Just as the events after Pathankot attacks have started to resemble the events following the 2008 Mumbai attacks – collapse of peace initiatives, escalation in tension, and a Pakistani commitment to investigation – the investigations themselves are following similar paths.

Members of the Jaish-e-Mohammed have been taken into “protective custody” – an informal arrest of sorts without the legal consequences – while the Prime Minister’s emphatic words on the subject suggest an impending charge against the ‘suspects’. However, the Joint Investigation Team (JIT) constituted to investigate the matter has come up short. It claims it has followed the given leads to their futile conclusion, and more evidence is needed from the Indian side if it is to mount a credible case. Once more the parallels to the Zakiur-Rehman Lakhvi case are clear. If (recent) history is any guide, the Pathankot investigation is headed nowhere.

However the government still has the opportunity to avoid another long and embarrassing saga like the Lakhvi trial. Lakhvi still hasn’t been convicted because the Indian and Pakistani investigations failed to cooperate sufficiently. The ‘dossiers’ of information provided by the Indian investigators were definitely informational, but were inadmissible in Pakistani courts while most Pakistani prosecution evidence was mostly based on hearsay, since it had not been given direct access to the crime location or physical evidence. This basic flaw in the investigation coupled with the lack of political will to see the investigation through has led to the present impasse; which to date undermines any initiative towards peace.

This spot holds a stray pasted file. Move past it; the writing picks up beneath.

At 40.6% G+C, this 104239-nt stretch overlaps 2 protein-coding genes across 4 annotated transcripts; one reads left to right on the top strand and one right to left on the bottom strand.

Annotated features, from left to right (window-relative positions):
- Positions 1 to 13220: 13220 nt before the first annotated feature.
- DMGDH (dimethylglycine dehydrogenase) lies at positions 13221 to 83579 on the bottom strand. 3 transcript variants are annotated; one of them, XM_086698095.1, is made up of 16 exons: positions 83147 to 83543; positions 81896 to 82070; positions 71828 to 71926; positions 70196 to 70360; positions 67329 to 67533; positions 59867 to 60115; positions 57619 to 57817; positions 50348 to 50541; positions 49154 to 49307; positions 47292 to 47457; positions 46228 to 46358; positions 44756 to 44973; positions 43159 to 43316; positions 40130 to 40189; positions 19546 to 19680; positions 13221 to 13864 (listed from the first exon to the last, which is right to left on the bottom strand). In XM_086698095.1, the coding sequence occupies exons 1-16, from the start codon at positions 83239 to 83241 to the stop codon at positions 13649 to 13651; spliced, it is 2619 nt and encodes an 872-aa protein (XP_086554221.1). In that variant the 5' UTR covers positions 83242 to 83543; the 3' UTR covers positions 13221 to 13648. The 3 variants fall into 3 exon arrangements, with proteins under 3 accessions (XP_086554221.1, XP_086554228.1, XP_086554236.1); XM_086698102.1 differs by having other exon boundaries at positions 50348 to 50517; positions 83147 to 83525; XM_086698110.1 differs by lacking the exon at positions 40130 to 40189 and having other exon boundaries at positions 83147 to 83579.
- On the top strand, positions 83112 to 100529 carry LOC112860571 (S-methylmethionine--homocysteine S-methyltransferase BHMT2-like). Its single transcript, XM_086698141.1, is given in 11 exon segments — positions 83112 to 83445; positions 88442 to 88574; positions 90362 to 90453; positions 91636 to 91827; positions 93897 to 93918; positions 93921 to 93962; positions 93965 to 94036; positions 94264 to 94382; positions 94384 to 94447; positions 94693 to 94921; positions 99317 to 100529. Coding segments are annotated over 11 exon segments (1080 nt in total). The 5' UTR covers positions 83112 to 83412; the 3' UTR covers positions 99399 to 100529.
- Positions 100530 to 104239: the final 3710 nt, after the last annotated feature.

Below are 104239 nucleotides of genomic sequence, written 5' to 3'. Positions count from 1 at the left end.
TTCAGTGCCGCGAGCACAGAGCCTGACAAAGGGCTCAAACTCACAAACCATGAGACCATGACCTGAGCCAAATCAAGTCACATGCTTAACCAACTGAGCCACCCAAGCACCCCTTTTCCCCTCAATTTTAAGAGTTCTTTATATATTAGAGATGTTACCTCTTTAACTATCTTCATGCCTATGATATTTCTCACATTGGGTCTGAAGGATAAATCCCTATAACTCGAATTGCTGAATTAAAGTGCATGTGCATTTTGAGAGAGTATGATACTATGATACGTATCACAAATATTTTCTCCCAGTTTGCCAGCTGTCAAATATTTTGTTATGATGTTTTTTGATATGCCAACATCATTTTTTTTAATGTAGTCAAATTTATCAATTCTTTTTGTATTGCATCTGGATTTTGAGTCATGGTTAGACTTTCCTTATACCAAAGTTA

If the Prime Minister is sincere in his vow to investigate the attack, and adamant on restarting the peace process then the options are quite clear. The government must make sure that its investigators have full access to any evidence gathered by its Indian counterparts, which should ideally consist of the Pakistani investigators traveling to India. This entails tough negotiations and several uneasy situations for the foreign ministry to handle, but it can be done. The investigation should not falter for the lack of commitment, for the future of the peace initiative in inexorably linked to fate of this investigation.

Even if it is not possible to link Jaish-e-Mohammed to the Patankot attack – a possibility despite best intentions and effort – the government can still repair matters to an extent. The group is a banned organisation that has been operating freely in violation of the law. Conviction of the groups leader’s for collateral crimes – even smaller ones – may go a long way in bringing the peace process back on track. The ball is firmly in the Prime Minister’s court.